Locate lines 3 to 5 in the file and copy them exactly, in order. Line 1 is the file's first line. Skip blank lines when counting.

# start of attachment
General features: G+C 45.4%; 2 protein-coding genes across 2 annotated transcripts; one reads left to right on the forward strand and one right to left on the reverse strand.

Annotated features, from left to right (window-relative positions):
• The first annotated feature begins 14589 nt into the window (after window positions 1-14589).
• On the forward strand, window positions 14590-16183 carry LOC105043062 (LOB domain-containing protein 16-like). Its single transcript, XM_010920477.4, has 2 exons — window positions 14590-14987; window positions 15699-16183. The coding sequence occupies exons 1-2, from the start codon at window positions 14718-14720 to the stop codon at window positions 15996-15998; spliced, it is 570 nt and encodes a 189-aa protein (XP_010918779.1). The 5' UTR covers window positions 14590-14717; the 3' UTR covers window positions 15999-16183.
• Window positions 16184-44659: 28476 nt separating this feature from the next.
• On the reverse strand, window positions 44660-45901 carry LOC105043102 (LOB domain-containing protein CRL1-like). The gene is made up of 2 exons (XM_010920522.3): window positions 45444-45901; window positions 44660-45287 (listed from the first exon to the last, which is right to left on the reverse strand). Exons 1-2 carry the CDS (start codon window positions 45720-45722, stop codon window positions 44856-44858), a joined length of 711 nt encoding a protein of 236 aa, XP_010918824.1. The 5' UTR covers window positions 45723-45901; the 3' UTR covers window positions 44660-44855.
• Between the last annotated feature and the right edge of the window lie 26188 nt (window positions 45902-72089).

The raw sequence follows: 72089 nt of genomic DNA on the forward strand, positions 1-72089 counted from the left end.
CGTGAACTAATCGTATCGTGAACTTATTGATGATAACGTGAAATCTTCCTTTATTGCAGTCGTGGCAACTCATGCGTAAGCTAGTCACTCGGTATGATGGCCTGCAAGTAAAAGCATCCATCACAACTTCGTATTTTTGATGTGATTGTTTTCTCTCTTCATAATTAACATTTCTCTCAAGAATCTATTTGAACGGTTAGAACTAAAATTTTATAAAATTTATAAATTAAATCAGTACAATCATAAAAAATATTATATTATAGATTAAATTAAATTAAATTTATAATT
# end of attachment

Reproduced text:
• The first annotated feature begins 14589 nt into the window (after window positions 1-14589).
• On the forward strand, window positions 14590-16183 carry LOC105043062 (LOB domain-containing protein 16-like). Its single transcript, XM_010920477.4, has 2 exons — window positions 14590-14987; window positions 15699-16183. The coding sequence occupies exons 1-2, from the start codon at window positions 14718-14720 to the stop codon at window positions 15996-15998; spliced, it is 570 nt and encodes a 189-aa protein (XP_010918779.1). The 5' UTR covers window positions 14590-14717; the 3' UTR covers window positions 15999-16183.
• Window positions 16184-44659: 28476 nt separating this feature from the next.